X.        25        Crowd solidarity tactics:  Trainers play cops.  Have group standing to one side of room.

Also can demonstrate with small group…


••••••• Police slowly rush crowd, moving them back.  See how crowd responds.  If they choose to stay, show how much stronger they are sitting down, how problems are more visible.

••••••• Having protestors link arms along sides of marches to prevent police from grabbing people.

••••••• Blockades: linking arms (hands grasping wrists is strongest hold, using legs to link to people in front of you, linking then laying back, closing open spaces so people cannot walk through, knowing who to communicate and when to let go of someone next to you…..

••••••• Humming  & pointing to bring focus to troubled areas.

••••••• Amoebas to pull targeted people back in the crowd.

••••••• Puppy piles to protect targeted people.

••••••• How to isolate provocateurs but surrounding them with several people with linked arms who can walk them away from the group.

••••••• Discuss moving closer together, sitting if there are horses, not looking at or interacting with police dogs,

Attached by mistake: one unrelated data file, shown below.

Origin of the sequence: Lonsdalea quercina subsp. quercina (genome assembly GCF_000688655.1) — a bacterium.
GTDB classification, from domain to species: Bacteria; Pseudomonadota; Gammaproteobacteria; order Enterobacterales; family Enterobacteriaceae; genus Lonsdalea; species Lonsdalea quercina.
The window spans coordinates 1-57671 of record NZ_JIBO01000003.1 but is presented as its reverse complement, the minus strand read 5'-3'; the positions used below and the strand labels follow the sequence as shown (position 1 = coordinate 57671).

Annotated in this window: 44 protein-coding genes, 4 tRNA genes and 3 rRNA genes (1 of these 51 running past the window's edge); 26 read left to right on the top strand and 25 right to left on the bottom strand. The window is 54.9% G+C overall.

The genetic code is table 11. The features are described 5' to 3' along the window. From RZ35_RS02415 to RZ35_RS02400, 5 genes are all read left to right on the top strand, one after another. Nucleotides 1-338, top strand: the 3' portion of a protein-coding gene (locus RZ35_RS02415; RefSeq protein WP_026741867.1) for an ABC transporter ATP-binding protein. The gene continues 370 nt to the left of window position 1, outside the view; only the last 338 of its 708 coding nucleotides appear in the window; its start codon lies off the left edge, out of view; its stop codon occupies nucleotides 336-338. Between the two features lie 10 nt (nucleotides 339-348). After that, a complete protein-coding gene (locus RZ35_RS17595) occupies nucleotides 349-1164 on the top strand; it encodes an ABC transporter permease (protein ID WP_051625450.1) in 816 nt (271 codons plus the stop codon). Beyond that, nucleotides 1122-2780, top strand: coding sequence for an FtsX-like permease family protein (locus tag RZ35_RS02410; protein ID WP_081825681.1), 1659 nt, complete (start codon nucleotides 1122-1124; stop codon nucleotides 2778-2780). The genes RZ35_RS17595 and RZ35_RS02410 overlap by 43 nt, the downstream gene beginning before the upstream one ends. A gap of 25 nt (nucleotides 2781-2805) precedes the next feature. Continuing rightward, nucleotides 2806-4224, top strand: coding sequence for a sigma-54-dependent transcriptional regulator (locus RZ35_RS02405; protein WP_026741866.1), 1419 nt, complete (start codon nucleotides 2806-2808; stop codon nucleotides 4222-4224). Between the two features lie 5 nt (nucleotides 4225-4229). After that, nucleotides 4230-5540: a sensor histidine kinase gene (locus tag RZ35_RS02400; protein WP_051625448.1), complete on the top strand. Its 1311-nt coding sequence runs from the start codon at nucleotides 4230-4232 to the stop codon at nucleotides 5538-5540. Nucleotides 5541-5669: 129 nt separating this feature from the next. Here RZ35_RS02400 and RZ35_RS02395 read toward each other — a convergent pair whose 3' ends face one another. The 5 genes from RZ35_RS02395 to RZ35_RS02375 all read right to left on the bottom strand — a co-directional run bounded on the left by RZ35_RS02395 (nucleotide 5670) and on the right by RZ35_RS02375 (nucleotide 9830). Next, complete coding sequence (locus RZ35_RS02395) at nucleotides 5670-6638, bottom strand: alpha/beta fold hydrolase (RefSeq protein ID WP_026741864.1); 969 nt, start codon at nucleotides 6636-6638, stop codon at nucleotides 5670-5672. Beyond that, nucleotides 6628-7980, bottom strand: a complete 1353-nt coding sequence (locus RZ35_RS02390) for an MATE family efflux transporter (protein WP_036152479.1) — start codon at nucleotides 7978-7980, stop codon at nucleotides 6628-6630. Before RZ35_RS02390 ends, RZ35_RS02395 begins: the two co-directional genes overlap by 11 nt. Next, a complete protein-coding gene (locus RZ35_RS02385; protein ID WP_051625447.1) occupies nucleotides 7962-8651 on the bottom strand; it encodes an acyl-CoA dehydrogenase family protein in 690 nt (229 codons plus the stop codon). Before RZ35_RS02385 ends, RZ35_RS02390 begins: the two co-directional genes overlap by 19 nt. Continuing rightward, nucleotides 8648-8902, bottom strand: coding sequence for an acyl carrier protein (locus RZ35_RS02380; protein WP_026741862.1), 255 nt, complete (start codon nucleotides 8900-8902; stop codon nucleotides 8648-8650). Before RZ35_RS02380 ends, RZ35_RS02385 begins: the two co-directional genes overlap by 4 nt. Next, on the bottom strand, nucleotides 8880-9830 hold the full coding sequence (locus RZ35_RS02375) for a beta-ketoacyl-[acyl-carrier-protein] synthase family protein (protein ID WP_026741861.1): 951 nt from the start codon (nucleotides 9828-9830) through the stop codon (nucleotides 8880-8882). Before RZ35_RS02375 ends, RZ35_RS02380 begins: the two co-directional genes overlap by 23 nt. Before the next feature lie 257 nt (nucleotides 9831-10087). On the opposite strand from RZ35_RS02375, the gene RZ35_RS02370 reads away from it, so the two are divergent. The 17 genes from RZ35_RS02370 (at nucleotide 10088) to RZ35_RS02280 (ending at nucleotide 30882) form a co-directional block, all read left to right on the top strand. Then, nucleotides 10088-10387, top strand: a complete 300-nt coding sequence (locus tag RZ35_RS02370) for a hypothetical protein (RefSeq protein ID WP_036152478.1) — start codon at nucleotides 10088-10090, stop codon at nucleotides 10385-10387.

••••••• How to protect against tear gas and pepper spray, and deal with other concerns that come up. Specific mention of dangers to people with asthma and contact lens, needing to flush system of toxins, get people to a medical training!

••••••• How to protect your body…fold thumbs into fist, put over head, lay in fetal position (curl up into a ball) on right side to protect liver


XI.       25        Mass role-play:  Put people back into affinity groups.  Tell them we are going to block a hotel where delegates are trying to get in.   Their AG must quickly decide upon an action.  Send a spokes to a fishbowl  ( mini-spokes council, and then do the action.  Have media, provocateurs, mean cops, demostrator who flips out … etc.  Play and debrief what we learned.



XII.      30        Evaluating prep, parting words on health and safety, etc.  Do affinity group formation with all who may need it.  Try quick go-around on kind of action/location of action people want to do, role they are thinking of taking, see if you can group into affinity, and encourage them to keep meeting after prep is over. 



Trainings can also include a review of the action plan and legal information if there is time…..